FLORIDA SUPREME COURT SUA SPONTE (AND OUTSIDE THE USUAL CHANNELS) AMENDS FLA. R. APP. PRO. 9.130 TO ALLOW COURTS TO IMMEDIATELY REVIEW NON-FINAL ORDERS THAT DENYING MOTIONS TO DISMISS ON THE BASIS OF THE QUALIFICATIONS OF A CORROBORATING EXPERT IN MEDICAL MALPRACTICE CASES.
In Re: Amendment to Florida Rule of Appellate Procedure 9.130, 48 Fla. Law Weekly S150 (Jul. 6, 2023):
In conjunction with its ruling on this issue in the Carmody case, the Florida Supreme Court on its own motion and without consultation with the appellate rules committee, simultaneously issued this opinion advising that it had decided to simply amend Florida Rule of Appellate Procedure 9.130(a)(3), to allow defendants to seek immediate interlocutory review of a non-final order denying a motion to dismiss, based on the qualifications of a corroborating expert witness under subsections 766.102(5)-(9) Florida Statues, in a medical malpractice case.
The Rule provides interlocutory review only when these particular motions to dismiss are denied, as any order granting such a motion would generally result in the plaintiff’s case being dismissed with prejudice anyway, and appealable as a final order.
In his dissenting opinion, Justice Labarga admonished that the Court should refer a rule change of this magnitude to the appropriate committee for consideration and recommendation prior to its adoption.
ANY SANCTIONS AGAINST A PARTY FOR VIOLATING A PRE-TRIAL ORDER REQUIRE NOTICE AND AN OPPORTUNITY TO BE HEARD TO COMPLY WITH THE TENETS OF KOZEL.
Fritz v. Tower Hill, 48 Fla. Law Weekly D1292 (Fla. Jun. 28, 2023).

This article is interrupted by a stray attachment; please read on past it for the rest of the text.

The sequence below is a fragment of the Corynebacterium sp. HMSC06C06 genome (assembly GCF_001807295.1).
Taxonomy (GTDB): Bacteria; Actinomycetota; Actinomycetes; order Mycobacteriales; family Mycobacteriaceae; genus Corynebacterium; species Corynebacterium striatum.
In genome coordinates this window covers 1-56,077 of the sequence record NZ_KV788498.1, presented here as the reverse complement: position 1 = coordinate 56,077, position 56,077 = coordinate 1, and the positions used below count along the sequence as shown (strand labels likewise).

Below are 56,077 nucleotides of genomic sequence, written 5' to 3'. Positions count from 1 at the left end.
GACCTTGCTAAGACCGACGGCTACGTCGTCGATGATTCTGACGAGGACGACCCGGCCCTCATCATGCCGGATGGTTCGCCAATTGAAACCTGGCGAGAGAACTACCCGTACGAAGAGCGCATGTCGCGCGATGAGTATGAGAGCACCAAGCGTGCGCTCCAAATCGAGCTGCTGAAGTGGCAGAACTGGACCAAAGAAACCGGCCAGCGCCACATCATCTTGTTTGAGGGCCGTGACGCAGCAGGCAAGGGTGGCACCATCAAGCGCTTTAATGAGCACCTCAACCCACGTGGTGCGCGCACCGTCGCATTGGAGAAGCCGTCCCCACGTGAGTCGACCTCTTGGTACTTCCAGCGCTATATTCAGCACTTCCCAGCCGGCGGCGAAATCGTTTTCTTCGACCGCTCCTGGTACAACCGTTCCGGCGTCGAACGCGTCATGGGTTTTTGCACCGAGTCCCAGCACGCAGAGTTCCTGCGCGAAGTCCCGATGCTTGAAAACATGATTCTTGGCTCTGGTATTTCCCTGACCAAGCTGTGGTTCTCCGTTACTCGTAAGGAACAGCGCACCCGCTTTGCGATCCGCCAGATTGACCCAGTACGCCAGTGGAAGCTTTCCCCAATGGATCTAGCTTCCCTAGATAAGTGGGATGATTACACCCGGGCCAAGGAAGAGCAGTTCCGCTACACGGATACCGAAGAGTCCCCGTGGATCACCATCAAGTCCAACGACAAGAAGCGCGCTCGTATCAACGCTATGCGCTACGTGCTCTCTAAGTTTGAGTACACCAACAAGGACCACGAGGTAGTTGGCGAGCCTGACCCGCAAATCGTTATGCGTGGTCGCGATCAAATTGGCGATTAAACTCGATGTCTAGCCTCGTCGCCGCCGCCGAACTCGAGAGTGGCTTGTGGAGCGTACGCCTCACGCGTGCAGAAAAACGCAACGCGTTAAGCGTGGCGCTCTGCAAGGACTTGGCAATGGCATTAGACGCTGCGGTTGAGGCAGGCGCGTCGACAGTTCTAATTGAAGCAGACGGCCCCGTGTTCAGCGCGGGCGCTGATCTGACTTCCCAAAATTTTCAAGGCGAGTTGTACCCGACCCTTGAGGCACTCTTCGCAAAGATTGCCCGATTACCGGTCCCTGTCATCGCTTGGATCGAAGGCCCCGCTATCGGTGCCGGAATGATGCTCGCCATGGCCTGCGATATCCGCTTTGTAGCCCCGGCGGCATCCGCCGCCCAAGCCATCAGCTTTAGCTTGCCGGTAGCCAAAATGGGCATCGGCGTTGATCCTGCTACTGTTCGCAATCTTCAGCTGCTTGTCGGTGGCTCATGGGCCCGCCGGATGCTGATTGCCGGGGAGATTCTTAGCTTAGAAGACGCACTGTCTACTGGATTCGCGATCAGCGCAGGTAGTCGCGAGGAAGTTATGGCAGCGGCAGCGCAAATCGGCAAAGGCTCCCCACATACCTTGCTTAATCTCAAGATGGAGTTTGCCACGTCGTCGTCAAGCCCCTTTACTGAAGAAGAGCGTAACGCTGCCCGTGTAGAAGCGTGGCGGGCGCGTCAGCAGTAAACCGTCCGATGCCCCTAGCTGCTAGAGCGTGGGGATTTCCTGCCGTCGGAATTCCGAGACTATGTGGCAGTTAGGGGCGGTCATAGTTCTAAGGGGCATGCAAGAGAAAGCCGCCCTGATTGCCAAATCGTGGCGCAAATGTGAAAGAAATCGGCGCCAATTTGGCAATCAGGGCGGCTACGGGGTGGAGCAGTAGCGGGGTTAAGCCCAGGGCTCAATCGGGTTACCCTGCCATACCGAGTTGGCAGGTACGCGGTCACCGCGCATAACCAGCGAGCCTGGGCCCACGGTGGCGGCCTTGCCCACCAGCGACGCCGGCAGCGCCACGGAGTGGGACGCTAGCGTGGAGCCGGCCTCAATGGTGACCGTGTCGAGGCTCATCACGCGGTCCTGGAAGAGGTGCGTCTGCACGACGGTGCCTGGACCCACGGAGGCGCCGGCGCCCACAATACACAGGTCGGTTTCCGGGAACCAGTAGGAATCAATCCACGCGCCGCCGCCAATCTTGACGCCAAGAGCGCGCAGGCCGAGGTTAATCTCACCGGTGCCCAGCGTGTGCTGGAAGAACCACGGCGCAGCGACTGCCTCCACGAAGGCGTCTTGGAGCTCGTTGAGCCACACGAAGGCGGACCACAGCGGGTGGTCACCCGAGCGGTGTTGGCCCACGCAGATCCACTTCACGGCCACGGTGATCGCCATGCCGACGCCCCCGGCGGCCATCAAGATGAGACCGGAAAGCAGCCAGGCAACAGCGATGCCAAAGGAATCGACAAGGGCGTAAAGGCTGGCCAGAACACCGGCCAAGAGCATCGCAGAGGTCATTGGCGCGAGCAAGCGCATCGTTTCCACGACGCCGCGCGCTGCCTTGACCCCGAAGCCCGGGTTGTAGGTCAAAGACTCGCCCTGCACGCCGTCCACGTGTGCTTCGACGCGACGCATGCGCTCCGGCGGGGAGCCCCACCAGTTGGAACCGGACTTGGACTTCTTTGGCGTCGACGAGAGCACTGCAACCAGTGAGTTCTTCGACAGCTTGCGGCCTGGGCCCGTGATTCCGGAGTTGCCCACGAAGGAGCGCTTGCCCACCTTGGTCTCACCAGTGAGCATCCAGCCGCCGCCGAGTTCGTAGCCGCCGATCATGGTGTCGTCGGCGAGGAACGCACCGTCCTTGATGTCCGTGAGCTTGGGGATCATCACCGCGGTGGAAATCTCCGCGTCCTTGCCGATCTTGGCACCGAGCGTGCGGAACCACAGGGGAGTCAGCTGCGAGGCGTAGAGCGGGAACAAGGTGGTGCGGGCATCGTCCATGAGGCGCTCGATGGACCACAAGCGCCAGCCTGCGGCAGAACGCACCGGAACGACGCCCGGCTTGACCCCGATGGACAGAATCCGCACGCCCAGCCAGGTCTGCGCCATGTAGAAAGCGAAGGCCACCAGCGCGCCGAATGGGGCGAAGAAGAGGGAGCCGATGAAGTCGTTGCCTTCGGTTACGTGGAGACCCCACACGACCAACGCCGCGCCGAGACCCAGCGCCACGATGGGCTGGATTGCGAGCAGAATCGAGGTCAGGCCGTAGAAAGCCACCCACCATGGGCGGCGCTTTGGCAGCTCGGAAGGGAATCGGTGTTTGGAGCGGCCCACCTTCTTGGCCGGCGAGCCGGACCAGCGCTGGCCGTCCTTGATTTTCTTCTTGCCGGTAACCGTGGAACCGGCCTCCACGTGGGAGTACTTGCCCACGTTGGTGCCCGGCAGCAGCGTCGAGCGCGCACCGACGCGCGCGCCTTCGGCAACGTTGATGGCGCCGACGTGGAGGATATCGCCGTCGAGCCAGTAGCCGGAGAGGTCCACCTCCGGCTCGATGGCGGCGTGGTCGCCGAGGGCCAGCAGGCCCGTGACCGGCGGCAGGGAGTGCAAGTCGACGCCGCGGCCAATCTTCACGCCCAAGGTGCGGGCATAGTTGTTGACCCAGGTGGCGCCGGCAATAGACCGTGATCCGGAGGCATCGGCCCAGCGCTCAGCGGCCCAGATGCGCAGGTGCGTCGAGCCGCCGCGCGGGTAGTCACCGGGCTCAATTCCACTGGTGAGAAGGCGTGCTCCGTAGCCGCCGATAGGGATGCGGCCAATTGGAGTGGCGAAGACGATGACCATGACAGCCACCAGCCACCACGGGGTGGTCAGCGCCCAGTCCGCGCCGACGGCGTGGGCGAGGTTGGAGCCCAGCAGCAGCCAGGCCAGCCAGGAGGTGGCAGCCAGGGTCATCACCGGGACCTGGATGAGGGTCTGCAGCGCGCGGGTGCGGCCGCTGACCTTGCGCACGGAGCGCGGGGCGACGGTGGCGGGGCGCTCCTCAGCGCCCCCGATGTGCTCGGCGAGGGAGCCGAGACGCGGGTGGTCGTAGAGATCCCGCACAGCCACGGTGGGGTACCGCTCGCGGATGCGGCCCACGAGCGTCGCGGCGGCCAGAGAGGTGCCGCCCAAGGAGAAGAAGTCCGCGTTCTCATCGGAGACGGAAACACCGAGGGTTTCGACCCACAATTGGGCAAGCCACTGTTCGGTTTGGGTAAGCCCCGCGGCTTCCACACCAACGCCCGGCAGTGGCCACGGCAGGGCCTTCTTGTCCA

ERROR TO DENY CITY’S MOTION TO DISMISS ON SOVEREIGN IMMUNITY GROUNDS – – NO REASONABLE JURY COULD FIND THE OFFICER WHO COLLIDED WITH THE PLAINTIFF, WAS ACTING WITHIN THE SCOPE OF HIS EMPLOYMENT, THEREBY FATALLY UNDERMINING THE CLAIM FOR VICARIOUS LIABILITY.
City of Winter Park v. Veigle, 48 Fla. Law Weekly D1311 (Fla. 5th DCA Jun. 30, 2023):
A Winter Park police officer got into a car accident while driving home from work. The injured driver sued the City of Winter Park alleging that it was vicariously liable for the officer’s driving.
The City moved for summary judgment based on sovereign immunity, arguing that the officer was not acting within the course and scope of his employment when the accident occurred.
The trial judge found that because the officer was in uniform, whether he was in the course and scope was a fact question. The appellate court disagreed. The record showed indisputably that the officer was involved in a car accident in a different county than the one he worked in, was off duty, and was on his way home from work.